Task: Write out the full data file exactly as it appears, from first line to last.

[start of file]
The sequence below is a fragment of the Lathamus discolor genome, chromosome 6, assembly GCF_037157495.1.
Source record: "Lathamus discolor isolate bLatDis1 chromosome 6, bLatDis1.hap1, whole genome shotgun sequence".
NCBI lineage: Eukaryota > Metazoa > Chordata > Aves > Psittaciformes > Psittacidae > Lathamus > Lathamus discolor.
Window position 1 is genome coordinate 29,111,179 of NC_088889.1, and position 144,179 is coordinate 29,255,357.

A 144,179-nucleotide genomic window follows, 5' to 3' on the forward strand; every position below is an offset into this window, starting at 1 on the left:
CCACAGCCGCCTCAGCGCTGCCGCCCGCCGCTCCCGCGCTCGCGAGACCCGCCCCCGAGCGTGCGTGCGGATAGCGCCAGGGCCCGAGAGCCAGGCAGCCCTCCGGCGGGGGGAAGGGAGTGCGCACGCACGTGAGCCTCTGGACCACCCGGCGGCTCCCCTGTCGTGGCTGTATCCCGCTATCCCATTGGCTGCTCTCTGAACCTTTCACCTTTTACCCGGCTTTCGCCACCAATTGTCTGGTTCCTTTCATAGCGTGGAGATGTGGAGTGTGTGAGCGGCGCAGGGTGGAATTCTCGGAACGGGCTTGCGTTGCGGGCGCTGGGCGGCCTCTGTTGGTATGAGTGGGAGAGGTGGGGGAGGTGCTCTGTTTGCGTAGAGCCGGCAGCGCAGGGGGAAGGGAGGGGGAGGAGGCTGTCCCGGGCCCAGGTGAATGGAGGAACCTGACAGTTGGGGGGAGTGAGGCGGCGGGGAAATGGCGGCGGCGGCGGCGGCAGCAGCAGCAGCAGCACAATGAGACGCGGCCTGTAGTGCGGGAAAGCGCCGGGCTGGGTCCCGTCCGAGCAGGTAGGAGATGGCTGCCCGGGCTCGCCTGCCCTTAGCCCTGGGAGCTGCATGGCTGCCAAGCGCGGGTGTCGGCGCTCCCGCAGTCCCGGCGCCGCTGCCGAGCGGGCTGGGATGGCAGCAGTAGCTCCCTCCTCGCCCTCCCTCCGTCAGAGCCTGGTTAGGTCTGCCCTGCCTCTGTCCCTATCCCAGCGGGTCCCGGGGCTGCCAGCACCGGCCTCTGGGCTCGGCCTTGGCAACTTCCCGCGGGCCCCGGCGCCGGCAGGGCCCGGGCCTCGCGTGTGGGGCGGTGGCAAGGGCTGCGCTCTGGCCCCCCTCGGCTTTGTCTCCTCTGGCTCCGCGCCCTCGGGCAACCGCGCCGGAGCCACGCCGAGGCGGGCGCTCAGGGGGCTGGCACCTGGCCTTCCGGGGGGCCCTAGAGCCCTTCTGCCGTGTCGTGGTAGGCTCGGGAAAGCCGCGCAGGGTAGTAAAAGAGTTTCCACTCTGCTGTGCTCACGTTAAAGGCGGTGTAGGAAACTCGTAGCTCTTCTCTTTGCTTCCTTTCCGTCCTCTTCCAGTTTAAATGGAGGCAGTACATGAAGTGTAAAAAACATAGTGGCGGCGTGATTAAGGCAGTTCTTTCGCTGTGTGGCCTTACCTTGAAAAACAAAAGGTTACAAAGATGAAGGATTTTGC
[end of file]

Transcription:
The sequence below is a fragment of the Lathamus discolor genome, chromosome 6, assembly GCF_037157495.1.
Source record: "Lathamus discolor isolate bLatDis1 chromosome 6, bLatDis1.hap1, whole genome shotgun sequence".
NCBI lineage: Eukaryota > Metazoa > Chordata > Aves > Psittaciformes > Psittacidae > Lathamus > Lathamus discolor.
Window position 1 is genome coordinate 29,111,179 of NC_088889.1, and position 144,179 is coordinate 29,255,357.

A 144,179-nucleotide genomic window follows, 5' to 3' on the forward strand; every position below is an offset into this window, starting at 1 on the left:
CCACAGCCGCCTCAGCGCTGCCGCCCGCCGCTCCCGCGCTCGCGAGACCCGCCCCCGAGCGTGCGTGCGGATAGCGCCAGGGCCCGAGAGCCAGGCAGCCCTCCGGCGGGGGGAAGGGAGTGCGCACGCACGTGAGCCTCTGGACCACCCGGCGGCTCCCCTGTCGTGGCTGTATCCCGCTATCCCATTGGCTGCTCTCTGAACCTTTCACCTTTTACCCGGCTTTCGCCACCAATTGTCTGGTTCCTTTCATAGCGTGGAGATGTGGAGTGTGTGAGCGGCGCAGGGTGGAATTCTCGGAACGGGCTTGCGTTGCGGGCGCTGGGCGGCCTCTGTTGGTATGAGTGGGAGAGGTGGGGGAGGTGCTCTGTTTGCGTAGAGCCGGCAGCGCAGGGGGAAGGGAGGGGGAGGAGGCTGTCCCGGGCCCAGGTGAATGGAGGAACCTGACAGTTGGGGGGAGTGAGGCGGCGGGGAAATGGCGGCGGCGGCGGCGGCAGCAGCAGCAGCAGCACAATGAGACGCGGCCTGTAGTGCGGGAAAGCGCCGGGCTGGGTCCCGTCCGAGCAGGTAGGAGATGGCTGCCCGGGCTCGCCTGCCCTTAGCCCTGGGAGCTGCATGGCTGCCAAGCGCGGGTGTCGGCGCTCCCGCAGTCCCGGCGCCGCTGCCGAGCGGGCTGGGATGGCAGCAGTAGCTCCCTCCTCGCCCTCCCTCCGTCAGAGCCTGGTTAGGTCTGCCCTGCCTCTGTCCCTATCCCAGCGGGTCCCGGGGCTGCCAGCACCGGCCTCTGGGCTCGGCCTTGGCAACTTCCCGCGGGCCCCGGCGCCGGCAGGGCCCGGGCCTCGCGTGTGGGGCGGTGGCAAGGGCTGCGCTCTGGCCCCCCTCGGCTTTGTCTCCTCTGGCTCCGCGCCCTCGGGCAACCGCGCCGGAGCCACGCCGAGGCGGGCGCTCAGGGGGCTGGCACCTGGCCTTCCGGGGGGCCCTAGAGCCCTTCTGCCGTGTCGTGGTAGGCTCGGGAAAGCCGCGCAGGGTAGTAAAAGAGTTTCCACTCTGCTGTGCTCACGTTAAAGGCGGTGTAGGAAACTCGTAGCTCTTCTCTTTGCTTCCTTTCCGTCCTCTTCCAGTTTAAATGGAGGCAGTACATGAAGTGTAAAAAACATAGTGGCGGCGTGATTAAGGCAGTTCTTTCGCTGTGTGGCCTTACCTTGAAAAACAAAAGGTTACAAAGATGAAGGATTTTGC